Additionally, supplemental DDGS tends to replace or substitute for forage in their daily diet, reducing overall forage intake of supplemented steers and heifers.  While this is certainly not a concern this year, strategic DDGS supplementation may help to stretch forage during drought years.

Does it pay?

With DDGS prices in the $150 to $170 per ton range and predicted fall prices above two dollars per pound for feeder cattle, strategic supplementation appears to be an economically feasible option.

Using current DDGS prices and a conservative supplement conversion response of 7.7 means that supplemental weight gain costs are approximately $0.67 per pound, while the current value of added weight gain is between one dollar and $1.10 per pound. 

Delivering and providing supplement may be a challenge, but an inconvenience that should pay for itself. 

General thoughts

Relative feed and cattle prices suggest that strategic supplementation can improve yearling returns through increased summer gain.  Additional benefits include increases in available forage through reduced consumption and increased forage production. 

Ways of improving supplement conversion and cost effectiveness include strategic supplementation during the second half of the grazing season, and limiting supplement intake to 3.5 to  four pounds per day.  Preliminary studies reported by Kansas State University suggest free choice salt-limited DDGS supplements may be an option to provide daily supplement while reducing labor, fuel and equipment costs. 

For more information on the research presented, visit the following sources:

Gillespie, K.L., L.A. Stalker, T.J. Klopfenstein, J.D. Volesky and J.A. Musgrave. 2013. “Replacement of Grazed Forage and Animal Performance When Distillers Grains are Fed in a Bunk or on the Ground”. Nebraska Beef Cattle Report, MP94: 27-28.

Melton, N.T., B.E. Oleen, C.I. Vahl, S.P. Montgomery, E.R. Schlegel and D.A. Blasi. 2014. “Consumption and Performance by Beef Heifers Provided Dried Distiller’s Grains in a Self-Fed Supplement Containing Either 10 or 16% Salt While Grazing Flint Hills Native Grass”. Kansas State University Cattlemen’s Day Rep. of Prog. 1101: 72-75.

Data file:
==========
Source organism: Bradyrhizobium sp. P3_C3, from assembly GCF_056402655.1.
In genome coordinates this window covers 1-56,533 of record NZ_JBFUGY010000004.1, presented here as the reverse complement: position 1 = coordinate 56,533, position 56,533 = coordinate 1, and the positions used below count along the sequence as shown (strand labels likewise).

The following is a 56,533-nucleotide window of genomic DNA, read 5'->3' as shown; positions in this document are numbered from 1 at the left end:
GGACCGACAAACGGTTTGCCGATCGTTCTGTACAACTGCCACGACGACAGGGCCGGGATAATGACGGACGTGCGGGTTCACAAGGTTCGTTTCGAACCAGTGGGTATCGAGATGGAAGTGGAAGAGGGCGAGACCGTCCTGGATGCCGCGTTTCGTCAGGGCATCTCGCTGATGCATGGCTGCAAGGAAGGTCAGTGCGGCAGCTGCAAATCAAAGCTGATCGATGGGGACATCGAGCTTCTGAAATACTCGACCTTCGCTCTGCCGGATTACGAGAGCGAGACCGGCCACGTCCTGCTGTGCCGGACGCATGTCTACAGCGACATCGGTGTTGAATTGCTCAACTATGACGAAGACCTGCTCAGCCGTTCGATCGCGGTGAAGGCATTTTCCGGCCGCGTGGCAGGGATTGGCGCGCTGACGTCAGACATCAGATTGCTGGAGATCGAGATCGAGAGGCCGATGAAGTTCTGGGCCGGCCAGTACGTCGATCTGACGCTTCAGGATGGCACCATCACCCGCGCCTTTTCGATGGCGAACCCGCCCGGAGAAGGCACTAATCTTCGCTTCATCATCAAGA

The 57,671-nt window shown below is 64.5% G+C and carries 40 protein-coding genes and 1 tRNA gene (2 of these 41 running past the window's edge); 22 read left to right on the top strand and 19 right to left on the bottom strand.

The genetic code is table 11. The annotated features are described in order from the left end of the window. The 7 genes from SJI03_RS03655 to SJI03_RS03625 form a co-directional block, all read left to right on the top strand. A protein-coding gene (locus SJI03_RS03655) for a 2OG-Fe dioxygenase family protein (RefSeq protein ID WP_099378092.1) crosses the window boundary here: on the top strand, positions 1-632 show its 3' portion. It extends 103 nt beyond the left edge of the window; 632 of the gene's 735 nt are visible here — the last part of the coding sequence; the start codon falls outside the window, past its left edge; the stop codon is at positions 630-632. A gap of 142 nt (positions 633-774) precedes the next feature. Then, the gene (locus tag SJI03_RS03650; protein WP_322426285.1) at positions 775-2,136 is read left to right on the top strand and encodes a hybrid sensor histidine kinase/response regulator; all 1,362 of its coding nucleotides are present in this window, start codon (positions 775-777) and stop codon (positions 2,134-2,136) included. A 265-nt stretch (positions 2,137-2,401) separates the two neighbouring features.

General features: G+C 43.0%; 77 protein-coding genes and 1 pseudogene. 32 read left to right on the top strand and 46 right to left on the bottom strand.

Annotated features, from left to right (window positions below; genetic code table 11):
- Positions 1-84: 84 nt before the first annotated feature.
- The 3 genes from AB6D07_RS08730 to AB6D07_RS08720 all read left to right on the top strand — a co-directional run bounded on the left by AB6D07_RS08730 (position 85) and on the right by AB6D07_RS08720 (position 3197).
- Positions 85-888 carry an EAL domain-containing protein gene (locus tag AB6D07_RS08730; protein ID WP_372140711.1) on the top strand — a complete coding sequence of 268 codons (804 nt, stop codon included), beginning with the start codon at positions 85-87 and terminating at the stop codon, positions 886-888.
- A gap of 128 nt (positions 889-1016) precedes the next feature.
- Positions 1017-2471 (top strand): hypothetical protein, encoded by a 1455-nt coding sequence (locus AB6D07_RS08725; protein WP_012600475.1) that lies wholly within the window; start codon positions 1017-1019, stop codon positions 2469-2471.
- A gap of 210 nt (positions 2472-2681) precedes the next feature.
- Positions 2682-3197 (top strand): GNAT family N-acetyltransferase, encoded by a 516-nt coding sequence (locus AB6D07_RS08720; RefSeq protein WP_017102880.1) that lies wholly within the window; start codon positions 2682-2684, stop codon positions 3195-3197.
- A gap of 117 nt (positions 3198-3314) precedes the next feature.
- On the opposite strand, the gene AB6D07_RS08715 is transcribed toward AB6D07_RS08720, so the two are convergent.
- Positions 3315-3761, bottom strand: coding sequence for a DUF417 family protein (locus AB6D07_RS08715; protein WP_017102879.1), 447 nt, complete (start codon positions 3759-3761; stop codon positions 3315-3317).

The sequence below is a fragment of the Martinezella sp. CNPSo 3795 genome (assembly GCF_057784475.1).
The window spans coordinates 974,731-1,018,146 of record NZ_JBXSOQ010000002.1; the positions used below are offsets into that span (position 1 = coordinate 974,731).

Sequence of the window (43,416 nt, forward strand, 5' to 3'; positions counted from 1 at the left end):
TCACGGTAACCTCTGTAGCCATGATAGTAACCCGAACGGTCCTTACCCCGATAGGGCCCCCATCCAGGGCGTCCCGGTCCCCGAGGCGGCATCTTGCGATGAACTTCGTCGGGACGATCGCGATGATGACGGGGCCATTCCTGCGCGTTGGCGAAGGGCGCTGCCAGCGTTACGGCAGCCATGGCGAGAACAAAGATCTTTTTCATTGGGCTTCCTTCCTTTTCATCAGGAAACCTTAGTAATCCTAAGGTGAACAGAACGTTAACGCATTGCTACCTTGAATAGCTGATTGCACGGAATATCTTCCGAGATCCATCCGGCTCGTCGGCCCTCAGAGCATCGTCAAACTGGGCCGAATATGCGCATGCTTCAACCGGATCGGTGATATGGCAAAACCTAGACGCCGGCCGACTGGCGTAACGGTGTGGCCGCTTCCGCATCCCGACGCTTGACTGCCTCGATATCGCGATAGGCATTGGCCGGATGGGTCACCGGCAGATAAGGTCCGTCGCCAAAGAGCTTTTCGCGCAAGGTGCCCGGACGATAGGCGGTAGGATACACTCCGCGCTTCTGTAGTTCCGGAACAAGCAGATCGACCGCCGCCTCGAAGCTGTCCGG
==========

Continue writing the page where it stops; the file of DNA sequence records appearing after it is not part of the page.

Moore, S.K., C.J. Schneider, B.L. Nuttelman, D.B. Burken, T.J. Klopfenstein, G.E. Erickson, K.R. Brink and W.H. Schacht. 2013. “Strategic Supplementation of Dried Distillers Grains Plus Solubles to Yearling Steers Grazing Smooth Bromegrass”. Nebraska Beef Cattle Report MP94: 31-32.

Moore, S.K., A.K. Watson, T.J. Klopfenstein, G.E. Erickson and W.H. Schacht. 2013. “Economic Analysis Update: Supplementing Distillers Grains to Grazing Yearling Steers”. Nebraska Beef Cattle Report MP94: 33-35.

Watson, A.K., W.A. Griffin, T.J. Klopfenstein, K.R. Brink and W.H. Schacht. 2011.  “Supplementing DDGS to Steers Grazing Smooth Bromegrass Pastures”  Nebraska Beef Cattle Report MP94:24-25.

Watson, A.K., T.J. Klopfenstein, G.E. Erickson, D.R. Mark and W.H. Schacht. 2011. “Economic Analysis of Supplementing DDGS to Grazing Steers”. Nebraska Beef Cattle Report. MP94: 26-27.

Weston, T.R., 2007. “Nutrient Composition of Rangeland Vegetation Harvested in Southeast Wyoming”. Master’s Thesis, University of Wyoming Department of Animal Science.